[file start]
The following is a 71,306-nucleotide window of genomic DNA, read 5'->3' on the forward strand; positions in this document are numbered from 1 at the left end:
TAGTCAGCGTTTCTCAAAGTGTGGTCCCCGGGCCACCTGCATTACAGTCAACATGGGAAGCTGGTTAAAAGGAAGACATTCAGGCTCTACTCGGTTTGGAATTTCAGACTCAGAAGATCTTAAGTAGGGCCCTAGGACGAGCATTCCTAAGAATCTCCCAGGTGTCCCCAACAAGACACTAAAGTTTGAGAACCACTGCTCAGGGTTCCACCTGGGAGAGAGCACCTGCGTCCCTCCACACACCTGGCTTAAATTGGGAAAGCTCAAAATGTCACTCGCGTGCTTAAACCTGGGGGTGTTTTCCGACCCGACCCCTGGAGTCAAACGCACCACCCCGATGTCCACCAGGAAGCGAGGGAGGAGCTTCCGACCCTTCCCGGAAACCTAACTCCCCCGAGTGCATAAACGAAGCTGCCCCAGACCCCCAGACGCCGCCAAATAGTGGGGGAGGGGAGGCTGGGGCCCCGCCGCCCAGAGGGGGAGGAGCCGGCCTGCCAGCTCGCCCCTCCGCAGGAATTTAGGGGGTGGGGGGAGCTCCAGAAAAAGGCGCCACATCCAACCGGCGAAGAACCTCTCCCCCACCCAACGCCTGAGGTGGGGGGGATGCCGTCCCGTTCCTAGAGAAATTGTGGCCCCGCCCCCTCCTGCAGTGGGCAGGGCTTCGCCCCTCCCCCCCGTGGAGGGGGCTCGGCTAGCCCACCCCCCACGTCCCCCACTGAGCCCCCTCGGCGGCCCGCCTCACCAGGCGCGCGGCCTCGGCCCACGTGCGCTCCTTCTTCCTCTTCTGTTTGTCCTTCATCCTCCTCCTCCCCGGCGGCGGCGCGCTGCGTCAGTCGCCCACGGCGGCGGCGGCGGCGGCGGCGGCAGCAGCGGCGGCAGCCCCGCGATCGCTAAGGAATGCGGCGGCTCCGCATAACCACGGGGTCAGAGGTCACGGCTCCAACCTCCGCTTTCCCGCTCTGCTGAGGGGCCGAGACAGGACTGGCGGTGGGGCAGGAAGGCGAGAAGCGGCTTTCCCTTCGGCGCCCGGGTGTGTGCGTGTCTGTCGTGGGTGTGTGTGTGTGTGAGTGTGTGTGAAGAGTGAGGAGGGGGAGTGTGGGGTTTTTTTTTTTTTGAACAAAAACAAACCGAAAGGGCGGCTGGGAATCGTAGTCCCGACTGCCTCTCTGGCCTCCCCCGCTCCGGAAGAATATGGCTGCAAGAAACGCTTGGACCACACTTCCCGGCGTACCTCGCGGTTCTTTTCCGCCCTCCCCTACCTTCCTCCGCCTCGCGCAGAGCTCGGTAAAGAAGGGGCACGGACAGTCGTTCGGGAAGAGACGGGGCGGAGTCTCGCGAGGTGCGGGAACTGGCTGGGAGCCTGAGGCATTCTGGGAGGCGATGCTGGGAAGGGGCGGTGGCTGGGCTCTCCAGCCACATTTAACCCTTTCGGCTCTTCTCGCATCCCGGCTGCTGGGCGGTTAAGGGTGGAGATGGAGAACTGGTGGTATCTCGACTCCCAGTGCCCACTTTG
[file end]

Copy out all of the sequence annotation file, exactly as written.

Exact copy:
The following is a 71,306-nucleotide window of genomic DNA, read 5'->3' on the forward strand; positions in this document are numbered from 1 at the left end:
TAGTCAGCGTTTCTCAAAGTGTGGTCCCCGGGCCACCTGCATTACAGTCAACATGGGAAGCTGGTTAAAAGGAAGACATTCAGGCTCTACTCGGTTTGGAATTTCAGACTCAGAAGATCTTAAGTAGGGCCCTAGGACGAGCATTCCTAAGAATCTCCCAGGTGTCCCCAACAAGACACTAAAGTTTGAGAACCACTGCTCAGGGTTCCACCTGGGAGAGAGCACCTGCGTCCCTCCACACACCTGGCTTAAATTGGGAAAGCTCAAAATGTCACTCGCGTGCTTAAACCTGGGGGTGTTTTCCGACCCGACCCCTGGAGTCAAACGCACCACCCCGATGTCCACCAGGAAGCGAGGGAGGAGCTTCCGACCCTTCCCGGAAACCTAACTCCCCCGAGTGCATAAACGAAGCTGCCCCAGACCCCCAGACGCCGCCAAATAGTGGGGGAGGGGAGGCTGGGGCCCCGCCGCCCAGAGGGGGAGGAGCCGGCCTGCCAGCTCGCCCCTCCGCAGGAATTTAGGGGGTGGGGGGAGCTCCAGAAAAAGGCGCCACATCCAACCGGCGAAGAACCTCTCCCCCACCCAACGCCTGAGGTGGGGGGGATGCCGTCCCGTTCCTAGAGAAATTGTGGCCCCGCCCCCTCCTGCAGTGGGCAGGGCTTCGCCCCTCCCCCCCGTGGAGGGGGCTCGGCTAGCCCACCCCCCACGTCCCCCACTGAGCCCCCTCGGCGGCCCGCCTCACCAGGCGCGCGGCCTCGGCCCACGTGCGCTCCTTCTTCCTCTTCTGTTTGTCCTTCATCCTCCTCCTCCCCGGCGGCGGCGCGCTGCGTCAGTCGCCCACGGCGGCGGCGGCGGCGGCGGCGGCAGCAGCGGCGGCAGCCCCGCGATCGCTAAGGAATGCGGCGGCTCCGCATAACCACGGGGTCAGAGGTCACGGCTCCAACCTCCGCTTTCCCGCTCTGCTGAGGGGCCGAGACAGGACTGGCGGTGGGGCAGGAAGGCGAGAAGCGGCTTTCCCTTCGGCGCCCGGGTGTGTGCGTGTCTGTCGTGGGTGTGTGTGTGTGTGAGTGTGTGTGAAGAGTGAGGAGGGGGAGTGTGGGGTTTTTTTTTTTTTGAACAAAAACAAACCGAAAGGGCGGCTGGGAATCGTAGTCCCGACTGCCTCTCTGGCCTCCCCCGCTCCGGAAGAATATGGCTGCAAGAAACGCTTGGACCACACTTCCCGGCGTACCTCGCGGTTCTTTTCCGCCCTCCCCTACCTTCCTCCGCCTCGCGCAGAGCTCGGTAAAGAAGGGGCACGGACAGTCGTTCGGGAAGAGACGGGGCGGAGTCTCGCGAGGTGCGGGAACTGGCTGGGAGCCTGAGGCATTCTGGGAGGCGATGCTGGGAAGGGGCGGTGGCTGGGCTCTCCAGCCACATTTAACCCTTTCGGCTCTTCTCGCATCCCGGCTGCTGGGCGGTTAAGGGTGGAGATGGAGAACTGGTGGTATCTCGACTCCCAGTGCCCACTTTG